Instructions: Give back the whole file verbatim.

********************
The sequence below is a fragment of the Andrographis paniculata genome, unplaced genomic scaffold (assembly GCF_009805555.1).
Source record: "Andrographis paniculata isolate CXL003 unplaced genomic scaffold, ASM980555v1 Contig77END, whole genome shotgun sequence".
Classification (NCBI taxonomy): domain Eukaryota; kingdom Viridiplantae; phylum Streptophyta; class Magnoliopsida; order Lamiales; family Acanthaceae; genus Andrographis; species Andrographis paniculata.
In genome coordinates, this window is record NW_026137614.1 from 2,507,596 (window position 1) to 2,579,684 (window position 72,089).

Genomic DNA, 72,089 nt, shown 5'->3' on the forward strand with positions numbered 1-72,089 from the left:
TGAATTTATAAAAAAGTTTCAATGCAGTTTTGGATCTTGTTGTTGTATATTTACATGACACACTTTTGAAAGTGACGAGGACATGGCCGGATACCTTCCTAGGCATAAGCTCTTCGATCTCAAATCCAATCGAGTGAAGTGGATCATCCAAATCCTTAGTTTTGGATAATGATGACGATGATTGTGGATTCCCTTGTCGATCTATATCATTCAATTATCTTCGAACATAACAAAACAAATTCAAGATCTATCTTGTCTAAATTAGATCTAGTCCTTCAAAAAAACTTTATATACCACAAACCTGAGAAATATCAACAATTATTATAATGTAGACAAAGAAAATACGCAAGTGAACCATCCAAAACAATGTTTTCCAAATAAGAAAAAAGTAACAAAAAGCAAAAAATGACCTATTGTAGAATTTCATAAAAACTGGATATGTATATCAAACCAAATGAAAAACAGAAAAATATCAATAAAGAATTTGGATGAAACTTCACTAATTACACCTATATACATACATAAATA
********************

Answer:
The sequence below is a fragment of the Andrographis paniculata genome, unplaced genomic scaffold (assembly GCF_009805555.1).
Source record: "Andrographis paniculata isolate CXL003 unplaced genomic scaffold, ASM980555v1 Contig77END, whole genome shotgun sequence".
Classification (NCBI taxonomy): domain Eukaryota; kingdom Viridiplantae; phylum Streptophyta; class Magnoliopsida; order Lamiales; family Acanthaceae; genus Andrographis; species Andrographis paniculata.
In genome coordinates, this window is record NW_026137614.1 from 2,507,596 (window position 1) to 2,579,684 (window position 72,089).

Genomic DNA, 72,089 nt, shown 5'->3' on the forward strand with positions numbered 1-72,089 from the left:
TGAATTTATAAAAAAGTTTCAATGCAGTTTTGGATCTTGTTGTTGTATATTTACATGACACACTTTTGAAAGTGACGAGGACATGGCCGGATACCTTCCTAGGCATAAGCTCTTCGATCTCAAATCCAATCGAGTGAAGTGGATCATCCAAATCCTTAGTTTTGGATAATGATGACGATGATTGTGGATTCCCTTGTCGATCTATATCATTCAATTATCTTCGAACATAACAAAACAAATTCAAGATCTATCTTGTCTAAATTAGATCTAGTCCTTCAAAAAAACTTTATATACCACAAACCTGAGAAATATCAACAATTATTATAATGTAGACAAAGAAAATACGCAAGTGAACCATCCAAAACAATGTTTTCCAAATAAGAAAAAAGTAACAAAAAGCAAAAAATGACCTATTGTAGAATTTCATAAAAACTGGATATGTATATCAAACCAAATGAAAAACAGAAAAATATCAATAAAGAATTTGGATGAAACTTCACTAATTACACCTATATACATACATAAATA